I hope you still remember what is MASM. It is Macro Assembler from Microsoft. And as a programming tool, MASM (ML.EXE) is continously improved. You can get it by installing .NET Framework SDK. Version 8.00 was introduced with the release of VC 2005 and appears to be a reasonably reliable version to be used in serious 32-Bit and 64-Bit application development. MASM can write at the lowest possible level in an assembler with direct DB sequences in the code section. Many confuse the higher level simulations in MASM with the incapacity to write true low level code. MASM is the architypal MACRO assembler for the Windows platform and this macro capacity is powerful enough to emulate many forms of higher level constructions.
Nobody seems to have told this to the hundreds of thousands of developers who write executable programs and static (Lib) and synamic (DLLs) libraries for 32 bit Windows in MASM. In 32 bit Windows, MASM (ML.EXE) produces the identical COFF to Visual C/C++ (CL.EXE) so object modules written in either MASM or Visual C/C++ are interchangable. With MASM you have the choice of writing an object module in C/C++ and using it with a MASM application just as you can write an object module in MASM and use it with Visual C/C++. The difference with MASM is it is powerful enough to use a C/C++ compiler as an accessory to assembler programming. Means that you compile your C/C++ codes with /FA option to get the MASM codes, and manipulate the result as MASM code for later being compiled with ML.EXE.
Pretty nice huh? You can use MASM to write your high performance DLL or COM and call it from higher level DLL/COM that you maybe built using C/C++. If you already know P/Invoke, you can use DLLImport to call your libraries from your beloved .NET component. With this style of architecture, you can control many thing. Let CLR manage what it can does, and let you manage what do you really want, for example, performance. Not whole parts of your apps have to be implemented in MASM. You always have freedom to architecting your apps based on requirement.
What you write is what you get with MASM, "not What you see what you get". If you use some of the more common higher level capacities in MASM, you get the format it is written to create and this applies to the use of a stack frame for procedures and characteristics like jump length extension if a jump is too far away from the label it jumps to. In both instances you have options to change this, you can disable jump extensions if you want to and specify the jump range with SHORT or NEAR. With a procedure where you don't want a stack frame, you use a standard MASM syntax to turn the stack frame off and re-enable it after the procedure is finished. This technique is commonly used when writing reusable code for libraries where an extra register is required or where the stack overhead may slightly slow down the procedure.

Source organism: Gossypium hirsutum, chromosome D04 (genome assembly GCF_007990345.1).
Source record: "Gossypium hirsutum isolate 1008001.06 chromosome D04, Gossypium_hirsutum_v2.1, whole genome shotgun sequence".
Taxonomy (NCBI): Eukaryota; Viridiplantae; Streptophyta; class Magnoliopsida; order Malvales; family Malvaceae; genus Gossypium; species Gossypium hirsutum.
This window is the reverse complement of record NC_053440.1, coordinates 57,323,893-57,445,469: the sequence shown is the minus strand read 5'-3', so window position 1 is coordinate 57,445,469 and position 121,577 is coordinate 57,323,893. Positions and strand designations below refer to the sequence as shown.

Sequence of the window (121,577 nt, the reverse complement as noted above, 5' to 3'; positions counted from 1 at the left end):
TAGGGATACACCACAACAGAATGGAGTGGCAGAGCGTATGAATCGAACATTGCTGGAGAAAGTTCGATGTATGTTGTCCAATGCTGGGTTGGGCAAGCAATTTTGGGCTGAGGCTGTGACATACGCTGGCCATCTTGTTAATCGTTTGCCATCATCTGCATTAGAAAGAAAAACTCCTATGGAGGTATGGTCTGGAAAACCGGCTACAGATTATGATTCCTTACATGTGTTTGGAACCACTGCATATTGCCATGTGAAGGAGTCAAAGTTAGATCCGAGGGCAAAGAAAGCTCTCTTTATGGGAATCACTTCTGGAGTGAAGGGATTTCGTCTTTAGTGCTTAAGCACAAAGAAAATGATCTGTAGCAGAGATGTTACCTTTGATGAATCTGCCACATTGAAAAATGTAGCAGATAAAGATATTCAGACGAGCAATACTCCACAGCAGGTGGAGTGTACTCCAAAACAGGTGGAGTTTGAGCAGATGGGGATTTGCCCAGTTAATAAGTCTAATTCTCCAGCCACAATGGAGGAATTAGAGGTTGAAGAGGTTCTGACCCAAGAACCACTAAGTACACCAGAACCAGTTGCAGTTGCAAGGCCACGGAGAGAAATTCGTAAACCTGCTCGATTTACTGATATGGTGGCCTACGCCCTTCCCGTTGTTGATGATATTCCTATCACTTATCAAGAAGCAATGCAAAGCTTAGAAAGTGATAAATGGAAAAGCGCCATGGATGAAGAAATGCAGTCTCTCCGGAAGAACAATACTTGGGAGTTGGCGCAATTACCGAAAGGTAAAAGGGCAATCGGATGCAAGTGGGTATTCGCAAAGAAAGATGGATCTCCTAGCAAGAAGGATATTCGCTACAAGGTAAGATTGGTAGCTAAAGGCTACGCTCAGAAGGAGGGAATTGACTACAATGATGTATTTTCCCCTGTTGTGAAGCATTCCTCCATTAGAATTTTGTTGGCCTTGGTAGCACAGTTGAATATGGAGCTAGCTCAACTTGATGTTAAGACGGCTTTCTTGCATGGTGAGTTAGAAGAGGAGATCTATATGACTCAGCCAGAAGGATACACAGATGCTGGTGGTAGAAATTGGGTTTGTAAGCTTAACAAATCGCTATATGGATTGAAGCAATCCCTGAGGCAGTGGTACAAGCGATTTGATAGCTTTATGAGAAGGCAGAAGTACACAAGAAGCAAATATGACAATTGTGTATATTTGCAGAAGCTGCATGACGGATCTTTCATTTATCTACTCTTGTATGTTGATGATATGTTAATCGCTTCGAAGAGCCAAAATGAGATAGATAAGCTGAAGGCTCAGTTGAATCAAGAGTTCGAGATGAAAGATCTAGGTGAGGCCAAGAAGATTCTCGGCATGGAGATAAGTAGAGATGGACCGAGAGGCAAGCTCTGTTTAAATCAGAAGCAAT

MASM can be used to write from very simple code to extremely complex code. Just give it time, you will get its benefit one day. You decide what you want from MASM. The difference is that it is powerful enough to do both without the ugly and complicated syntax of some of the other assemblers around that don't have the parsing power that of MASM. Differing from some of the less powerful assemblers, MASM uses the historical Intel notation when it uses keywords like OFFSET as this correctly distinguishes between a fixed address within an executable image and a stack variable which is created at run time when a procedure is called. When MASM requires operators like BYTE PTR, it is to distinguish between ambiguous notation forms where the size of the data cannot be determined any other way.
MASM is also capable of writing many normal high level constructions like structures, unions, pointers and high level style procedures that have both size of parameter checking and parameter count checking but the difference again is that it is powerful enough to do this where many of the others are not. While you can write unreliable and impossible to debug code like some other assemblers must do, with MASM you have the choice to write highly reliable code that is subject to type checking. The real problem is that such capacities are technically hard to write into an assembler and while some of the authors of other assemblers are very higly skilled programmers, an individual does not have the resources or capacity of a large software corporation that has developed MASM over 23 years. If you still at University, thats the best moment to learn MASM!. Just invest to learn and trust me, one day you will gain benefit from economic point of view. If you want to follow my track in learning journey, here it is:
- Get Intel Processor Manual specific for your machine. Learning how computer really works is a fun.
- Buy one MASM book. I recommend Kip Irvine book. Assembly Language for Intel-Based Computers (5th Edition)
- Learn algorithm books (like famous Knuth books) and try to write from pseudo code to C/C++ and MASM as well.
Happy programming. I will share my experiences and enjoy yours as well.